King Hussein of Jordan has begun taking measures to restructure the relationship between residents of the Israeli-occupied West Bank and the Jordan-controlled ''east bank'' of his kingdom.
These measures reflect his doubts about retrieving the West Bank through negotiations.
So far the measures involve new restrictions on Palestinians crossing from the west to the east bank via the heavily traveled Jordan River bridges, which Israel has left open. On May 2, 24 West Bankers under age 25 were turned back from the bridges, West Bank sources say.
If no new formula for peace talks arises that is satisfactory to the King (after derailment of the Reagan peace plan), Hussein plans to be ready with contingency steps for changes in Jordan. It is already limiting movement by West Bankers to the east bank and examining a possible restructuring of the kingdom on the east bank.
Jordanian officials have long feared that Israel might attempt to push West Bank residents onto the east bank, whose population of 2.3 million is already about 60 percent Palestinian. Israeli leaders have frequently alleged that the east bank is already the Palestinian state. King Hussein told the Beirut daily an-Nahar on April 30 that Jordan plans to ''take certain measures . . . to prevent Israel from forcing the Arab population (of approximately 800,000) to emigrate from the West Bank.''
According to informed Jordanian sources, a special government committee has been set up in Amman to coordinate the new relationship between the West Bank, Gaza, and Jordan, and the status of Palestinians with Israeli identity cards (issued to Palestinian residents of the occupied territories) who now live on the east bank.
The East Jerusalem Palestinian daily Al Quds wrote on April 29 that the Jordan government plans restrictions on how long West Bankers can stay in the East Bank and on how many West Bankers can work there. Jordanian media ran a similar story on April 30.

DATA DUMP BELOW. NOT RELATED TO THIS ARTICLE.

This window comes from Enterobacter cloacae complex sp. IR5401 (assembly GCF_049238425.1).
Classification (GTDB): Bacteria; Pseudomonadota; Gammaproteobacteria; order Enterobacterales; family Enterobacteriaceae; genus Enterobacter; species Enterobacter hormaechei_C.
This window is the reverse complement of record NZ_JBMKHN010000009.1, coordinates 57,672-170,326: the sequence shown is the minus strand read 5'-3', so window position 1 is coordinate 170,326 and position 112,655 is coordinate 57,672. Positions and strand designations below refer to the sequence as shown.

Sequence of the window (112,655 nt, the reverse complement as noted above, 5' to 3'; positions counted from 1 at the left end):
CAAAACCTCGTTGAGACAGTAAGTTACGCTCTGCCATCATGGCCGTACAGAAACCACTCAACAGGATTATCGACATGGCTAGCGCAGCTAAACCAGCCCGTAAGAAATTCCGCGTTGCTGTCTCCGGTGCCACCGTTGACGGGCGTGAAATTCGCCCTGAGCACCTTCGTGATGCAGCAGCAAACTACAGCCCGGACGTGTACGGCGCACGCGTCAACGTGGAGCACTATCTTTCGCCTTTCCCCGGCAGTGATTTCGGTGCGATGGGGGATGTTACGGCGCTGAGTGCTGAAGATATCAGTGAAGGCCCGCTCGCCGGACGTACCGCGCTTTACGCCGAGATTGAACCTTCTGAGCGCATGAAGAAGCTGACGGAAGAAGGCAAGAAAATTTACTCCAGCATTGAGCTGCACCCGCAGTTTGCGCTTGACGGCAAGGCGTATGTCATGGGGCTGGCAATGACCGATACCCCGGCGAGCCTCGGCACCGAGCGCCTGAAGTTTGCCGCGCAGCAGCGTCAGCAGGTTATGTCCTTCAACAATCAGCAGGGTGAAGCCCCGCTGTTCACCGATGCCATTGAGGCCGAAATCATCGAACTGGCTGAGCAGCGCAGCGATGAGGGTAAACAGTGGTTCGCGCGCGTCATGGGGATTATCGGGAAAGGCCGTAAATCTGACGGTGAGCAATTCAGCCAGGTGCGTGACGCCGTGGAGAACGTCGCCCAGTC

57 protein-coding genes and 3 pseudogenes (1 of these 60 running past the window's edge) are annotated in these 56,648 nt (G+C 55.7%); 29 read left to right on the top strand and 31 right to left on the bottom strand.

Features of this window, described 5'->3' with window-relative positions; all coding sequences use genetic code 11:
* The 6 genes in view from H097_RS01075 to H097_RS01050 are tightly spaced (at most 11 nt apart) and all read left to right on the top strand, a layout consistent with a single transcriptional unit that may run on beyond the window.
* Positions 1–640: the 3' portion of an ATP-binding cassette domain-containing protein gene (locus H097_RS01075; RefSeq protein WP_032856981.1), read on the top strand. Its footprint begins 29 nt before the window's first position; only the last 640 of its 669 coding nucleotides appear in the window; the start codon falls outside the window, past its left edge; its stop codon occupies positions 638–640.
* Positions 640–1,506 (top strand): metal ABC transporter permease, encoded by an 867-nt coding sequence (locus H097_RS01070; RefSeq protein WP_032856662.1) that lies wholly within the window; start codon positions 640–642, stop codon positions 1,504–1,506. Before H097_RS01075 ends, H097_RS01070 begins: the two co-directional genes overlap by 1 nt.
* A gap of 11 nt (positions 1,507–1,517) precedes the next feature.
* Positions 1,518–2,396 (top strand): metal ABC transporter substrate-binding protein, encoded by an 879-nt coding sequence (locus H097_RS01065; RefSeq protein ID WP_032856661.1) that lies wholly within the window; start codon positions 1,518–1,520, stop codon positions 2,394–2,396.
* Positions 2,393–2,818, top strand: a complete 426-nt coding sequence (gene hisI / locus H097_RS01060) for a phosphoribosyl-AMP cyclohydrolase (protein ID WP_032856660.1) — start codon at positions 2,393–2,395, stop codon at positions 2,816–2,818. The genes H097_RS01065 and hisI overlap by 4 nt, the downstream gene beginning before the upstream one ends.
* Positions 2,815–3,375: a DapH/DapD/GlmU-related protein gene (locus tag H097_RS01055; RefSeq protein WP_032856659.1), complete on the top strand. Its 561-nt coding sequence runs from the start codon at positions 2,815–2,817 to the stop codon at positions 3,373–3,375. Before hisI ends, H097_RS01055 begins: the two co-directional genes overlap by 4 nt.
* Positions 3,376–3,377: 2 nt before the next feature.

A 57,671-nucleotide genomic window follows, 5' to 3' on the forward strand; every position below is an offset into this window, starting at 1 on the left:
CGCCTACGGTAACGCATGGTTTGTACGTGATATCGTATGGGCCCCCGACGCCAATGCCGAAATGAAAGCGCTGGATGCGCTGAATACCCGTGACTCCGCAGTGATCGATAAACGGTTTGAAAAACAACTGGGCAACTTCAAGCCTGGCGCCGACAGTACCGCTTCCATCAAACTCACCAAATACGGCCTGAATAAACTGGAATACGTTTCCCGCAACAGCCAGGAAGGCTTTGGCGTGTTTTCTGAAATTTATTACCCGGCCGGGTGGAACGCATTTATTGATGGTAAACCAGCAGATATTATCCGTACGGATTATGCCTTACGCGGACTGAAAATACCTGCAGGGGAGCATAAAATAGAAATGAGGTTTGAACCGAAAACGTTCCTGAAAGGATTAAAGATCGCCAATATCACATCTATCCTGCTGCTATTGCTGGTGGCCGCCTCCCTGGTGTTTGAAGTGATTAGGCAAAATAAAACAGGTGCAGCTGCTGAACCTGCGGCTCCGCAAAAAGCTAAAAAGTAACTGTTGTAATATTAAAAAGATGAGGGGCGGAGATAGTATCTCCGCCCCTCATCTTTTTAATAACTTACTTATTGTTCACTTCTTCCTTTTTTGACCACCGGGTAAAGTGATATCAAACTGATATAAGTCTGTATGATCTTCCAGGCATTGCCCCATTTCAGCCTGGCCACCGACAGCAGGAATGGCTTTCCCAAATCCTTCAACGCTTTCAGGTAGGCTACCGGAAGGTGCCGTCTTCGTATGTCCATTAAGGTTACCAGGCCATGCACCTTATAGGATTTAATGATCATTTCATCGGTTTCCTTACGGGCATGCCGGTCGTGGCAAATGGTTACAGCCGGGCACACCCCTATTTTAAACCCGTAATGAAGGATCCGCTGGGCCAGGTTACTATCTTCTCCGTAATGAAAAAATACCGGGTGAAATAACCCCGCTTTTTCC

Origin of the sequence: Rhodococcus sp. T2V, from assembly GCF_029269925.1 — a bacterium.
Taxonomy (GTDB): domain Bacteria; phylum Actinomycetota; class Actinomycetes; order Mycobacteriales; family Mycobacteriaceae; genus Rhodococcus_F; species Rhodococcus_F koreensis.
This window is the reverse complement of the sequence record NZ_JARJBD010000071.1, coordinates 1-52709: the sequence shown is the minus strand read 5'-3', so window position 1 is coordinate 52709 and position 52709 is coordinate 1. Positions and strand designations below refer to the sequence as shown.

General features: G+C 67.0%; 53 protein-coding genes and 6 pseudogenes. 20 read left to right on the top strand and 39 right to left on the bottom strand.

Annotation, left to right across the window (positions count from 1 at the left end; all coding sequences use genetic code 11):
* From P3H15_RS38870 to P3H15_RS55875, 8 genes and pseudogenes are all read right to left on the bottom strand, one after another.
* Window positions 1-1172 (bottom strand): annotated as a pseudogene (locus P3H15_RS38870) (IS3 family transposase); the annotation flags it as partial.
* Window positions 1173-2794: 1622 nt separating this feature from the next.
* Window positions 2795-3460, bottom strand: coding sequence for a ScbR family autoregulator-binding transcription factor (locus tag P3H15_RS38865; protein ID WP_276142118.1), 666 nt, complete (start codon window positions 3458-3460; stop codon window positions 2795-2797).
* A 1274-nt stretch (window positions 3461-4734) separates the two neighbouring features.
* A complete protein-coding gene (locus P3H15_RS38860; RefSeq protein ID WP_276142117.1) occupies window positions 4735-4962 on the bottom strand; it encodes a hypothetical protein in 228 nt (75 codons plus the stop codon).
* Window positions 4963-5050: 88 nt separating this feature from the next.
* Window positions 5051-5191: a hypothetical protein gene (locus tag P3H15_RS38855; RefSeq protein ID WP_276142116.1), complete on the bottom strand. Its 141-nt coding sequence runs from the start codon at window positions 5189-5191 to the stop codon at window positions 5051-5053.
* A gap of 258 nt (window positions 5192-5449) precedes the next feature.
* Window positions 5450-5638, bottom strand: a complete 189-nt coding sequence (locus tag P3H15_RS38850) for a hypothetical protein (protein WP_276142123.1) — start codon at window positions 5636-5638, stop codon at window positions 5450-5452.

Jordanian sources say that West Bankers will now have to fill out a form at the Jordan River bridges stating the length and purpose of their visit to the east bank. Until now, West Bankers were considered to be moving from one part of the same country to another.
These sources add that strict security measures will also be instituted at the bridges, and Jordanian officials may turn back West Bankers considered persona non grata, or even confiscate their Jordanian passports.
Jordanian officials are also discussing the possibility of limiting West Bank agricultural exports to the east bank. West Bank farmers are currently permitted to send half the output of each dunam (quarter acre) across the bridges, a vital export outlet. While such a move has not yet been decided on, Jordanian sources say the exports could be limited to as little as 15 percent of output. Another item under study is rejection of West Bank admissions to the University of Jordan, on the idea that West Bank University can absorb them.
Jordanian officials are also said to be studying ways of holding parliamentary elections on the east bank only, in effect confirming the division of the kingdom. Before 1974, half the Jordanian parliament came from the east bank and half were West Bank Palestinians. After the 1974 Arab summit in Morocco , which recognized the Palestine Liberation Organization as sole Palestinian spokesman, the parliament was suspended.
These measures reflect Jordan's frustration with the PLO. Jordan had hoped to work out a formula for a joint Jordanian-Palestinian team (with non-PLO Palestinians) to negotiate with Israel over the future of the West Bank. When the PLO vetoed this idea, Jordan broke off the talks. It has not ruled out resuming them, but the King has made clear he will only accept the formula the PLO has rejected.
For now, West Bankers are told to take complaints about occupation to the PLO.
Informed Jordanian sources predict that the PLO political presence in Amman, expanded substantially since the organization was forced out of Beirut last summer, will soon be reduced to the same size delegation permitted by other Arab countries.
In an editorial May 3, Al Quds wrote, ''The irony is that some on the West Bank argue that these restrictions aim at pressuring Palestinians to ask the King to go (alone) to negotiations. How wrong they are. Jordan is turning into another Djibouti or Saudi Arabia or Kuwait. And aren't we all as Palestinians restricted in living or working or getting visas in these countries?''